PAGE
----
Furthermore, it is uncertain when and whether we will be required to obtain permission from the PRC government for listing on U.S. or other foreign exchanges, or enter into VIE Agreements in the future, and even when such permission is obtained, whether it will be denied or rescinded. Although, in the opinion of our PRC legal counsel, DeHeng Law Offices, we are currently not required to obtain permission from any of the PRC central or local government and has not received any denial for listing on the U.S. or other foreign exchange or enter into VIE Agreements, EZGO’s operations through the WFOE, the VIE and its subsidiaries in China could be adversely affected, directly or indirectly, by existing or future laws and regulations relating to its business or industry. Recent statements by the Chinese government indicating an intent, and the PRC government may take actions to exert more oversight and control over offerings that are conducted overseas and/or foreign investment in China-based issuers, which could significantly limit or completely hinder EZGO’s ability to offer or continue to offer its securities to investors and cause the value of its securities to significantly decline or become worthless. 

 

The CSRC has released for public consultation the draft rules for China-based companies seeking to conduct initial public offerings in foreign markets. While such rules have not yet gone into effect, the Chinese government may exert more oversight and control over offerings that are conducted overseas and foreign investment in China-based issuers, which could significantly limit or completely hinder EZGO’s ability to continue to offer its ordinary shares to investors and could cause the value of its securities to significantly decline or become worthless.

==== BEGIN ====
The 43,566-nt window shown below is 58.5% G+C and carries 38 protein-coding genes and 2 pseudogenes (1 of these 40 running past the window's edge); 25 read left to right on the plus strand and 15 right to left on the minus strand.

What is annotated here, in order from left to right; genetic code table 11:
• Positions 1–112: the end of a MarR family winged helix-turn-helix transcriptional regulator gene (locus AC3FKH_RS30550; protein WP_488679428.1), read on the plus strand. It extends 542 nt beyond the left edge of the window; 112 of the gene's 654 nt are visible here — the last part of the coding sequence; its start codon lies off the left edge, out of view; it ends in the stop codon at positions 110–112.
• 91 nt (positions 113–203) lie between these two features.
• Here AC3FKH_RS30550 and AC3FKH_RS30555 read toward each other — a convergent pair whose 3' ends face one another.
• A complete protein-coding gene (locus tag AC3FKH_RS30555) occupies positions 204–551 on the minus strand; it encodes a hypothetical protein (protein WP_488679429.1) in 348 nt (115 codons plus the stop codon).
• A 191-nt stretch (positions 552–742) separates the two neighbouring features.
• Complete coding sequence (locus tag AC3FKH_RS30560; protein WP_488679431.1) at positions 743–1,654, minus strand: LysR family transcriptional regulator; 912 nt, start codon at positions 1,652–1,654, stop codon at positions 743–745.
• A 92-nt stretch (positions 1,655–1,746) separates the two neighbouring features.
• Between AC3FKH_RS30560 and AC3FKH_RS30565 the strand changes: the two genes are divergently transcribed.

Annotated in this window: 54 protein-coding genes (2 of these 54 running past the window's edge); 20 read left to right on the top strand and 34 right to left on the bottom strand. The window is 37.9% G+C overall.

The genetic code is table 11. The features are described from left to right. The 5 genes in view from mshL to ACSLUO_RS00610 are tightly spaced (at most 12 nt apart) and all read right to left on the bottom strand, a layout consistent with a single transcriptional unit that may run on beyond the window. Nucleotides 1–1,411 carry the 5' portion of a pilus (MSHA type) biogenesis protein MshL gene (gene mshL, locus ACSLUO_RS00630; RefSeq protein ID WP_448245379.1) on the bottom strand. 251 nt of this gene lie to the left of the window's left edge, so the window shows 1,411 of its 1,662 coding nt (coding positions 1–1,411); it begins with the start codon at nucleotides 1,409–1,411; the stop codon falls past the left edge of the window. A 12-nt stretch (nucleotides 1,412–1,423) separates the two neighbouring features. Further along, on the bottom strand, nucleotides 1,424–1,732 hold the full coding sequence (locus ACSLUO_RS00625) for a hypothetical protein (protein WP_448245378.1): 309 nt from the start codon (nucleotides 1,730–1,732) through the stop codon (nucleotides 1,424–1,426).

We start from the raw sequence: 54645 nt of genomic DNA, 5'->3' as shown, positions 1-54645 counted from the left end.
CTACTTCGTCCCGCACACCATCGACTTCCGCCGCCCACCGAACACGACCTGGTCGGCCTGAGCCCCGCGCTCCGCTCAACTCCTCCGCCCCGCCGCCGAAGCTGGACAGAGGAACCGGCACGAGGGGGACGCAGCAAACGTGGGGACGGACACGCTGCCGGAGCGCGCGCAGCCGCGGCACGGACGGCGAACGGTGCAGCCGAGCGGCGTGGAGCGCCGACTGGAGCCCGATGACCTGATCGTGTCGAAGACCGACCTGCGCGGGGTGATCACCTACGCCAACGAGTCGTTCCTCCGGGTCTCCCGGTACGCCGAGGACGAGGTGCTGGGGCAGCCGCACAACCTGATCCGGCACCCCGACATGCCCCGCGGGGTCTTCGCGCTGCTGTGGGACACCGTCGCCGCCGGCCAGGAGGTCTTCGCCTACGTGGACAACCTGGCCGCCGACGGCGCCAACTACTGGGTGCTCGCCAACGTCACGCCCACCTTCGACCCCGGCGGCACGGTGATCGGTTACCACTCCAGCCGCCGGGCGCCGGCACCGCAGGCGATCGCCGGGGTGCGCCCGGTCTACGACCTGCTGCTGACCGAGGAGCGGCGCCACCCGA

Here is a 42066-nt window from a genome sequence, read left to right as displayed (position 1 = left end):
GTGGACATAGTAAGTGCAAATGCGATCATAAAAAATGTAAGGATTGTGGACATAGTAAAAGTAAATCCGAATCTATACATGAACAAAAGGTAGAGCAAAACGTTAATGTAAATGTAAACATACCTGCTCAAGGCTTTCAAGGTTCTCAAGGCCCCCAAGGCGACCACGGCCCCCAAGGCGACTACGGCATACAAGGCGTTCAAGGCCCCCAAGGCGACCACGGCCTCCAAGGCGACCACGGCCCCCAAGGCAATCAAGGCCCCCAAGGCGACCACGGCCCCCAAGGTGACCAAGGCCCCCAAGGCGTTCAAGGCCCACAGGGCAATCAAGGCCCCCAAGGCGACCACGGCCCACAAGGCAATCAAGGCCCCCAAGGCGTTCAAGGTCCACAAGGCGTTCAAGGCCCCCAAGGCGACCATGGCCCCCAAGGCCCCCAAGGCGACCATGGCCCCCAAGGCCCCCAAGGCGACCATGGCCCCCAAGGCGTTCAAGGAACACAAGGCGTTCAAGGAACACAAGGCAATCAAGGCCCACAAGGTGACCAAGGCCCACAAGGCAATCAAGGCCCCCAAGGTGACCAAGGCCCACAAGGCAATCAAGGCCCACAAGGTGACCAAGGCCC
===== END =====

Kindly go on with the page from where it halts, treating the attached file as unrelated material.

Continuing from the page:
On December 24, 2021, the CSRC released the Draft Rules Regarding Overseas Listing, which have a comment period that expired on January 23, 2022. The Draft Rules Regarding Overseas Listing lay out the filing regulation arrangement for both direct and indirect overseas listing, and clarify the determination criteria for indirect overseas listing in overseas markets.

 

The Draft Rules Regarding Overseas Listing stipulate that the Chinese-based companies, or the issuer, shall fulfill the filing procedures within three working days after the issuer makes an application for initial public offering and listing in an overseas market. Among other things, if an overseas listed issuer intends to implement any follow-on offering in an overseas market, it should, through its major operating entity incorporated in the PRC, submit filing materials to the CSRC within three working days after the completion of the offering. The required filing materials shall include but not be limited to: (1) filing report and relevant commitments; and (2) domestic legal opinions.

 

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In addition, an overseas offering and listing is prohibited under any of the following circumstances: (1) if the intended securities offering and listing is specifically prohibited by national laws and regulations and relevant provisions; (2) if the intended securities offering and listing may constitute a threat to or endangers national security as reviewed and determined by competent authorities under the State Council in accordance with law; (3) if there are material ownership disputes over the equity, major assets, and core technology, etc. of the issuer; (4) if, in the past three years, the domestic enterprise or its controlling shareholders or actual controllers have committed corruption, bribery, embezzlement, misappropriation of property, or other criminal offenses disruptive to the order of the socialist market economy, or are currently under judicial investigation for suspicion of criminal offenses, or are under investigation for suspicion of major violations; (5) if, in past three years, directors, supervisors, or senior executives have been subject to administrative punishments for severe violations, or are currently under judicial investigation for suspicion of criminal offenses, or are under investigation for suspicion of major violations; (6) other circumstances as prescribed by the State Council. The Draft Administration Provisions defines the legal liabilities of breaches such as failure in fulfilling filing obligations or fraudulent filing conducts, imposing a fine between RMB1 million and RMB10 million, and in cases of severe violations, a parallel order to suspend relevant business or halt operation for rectification, revoke relevant business permits or operational license.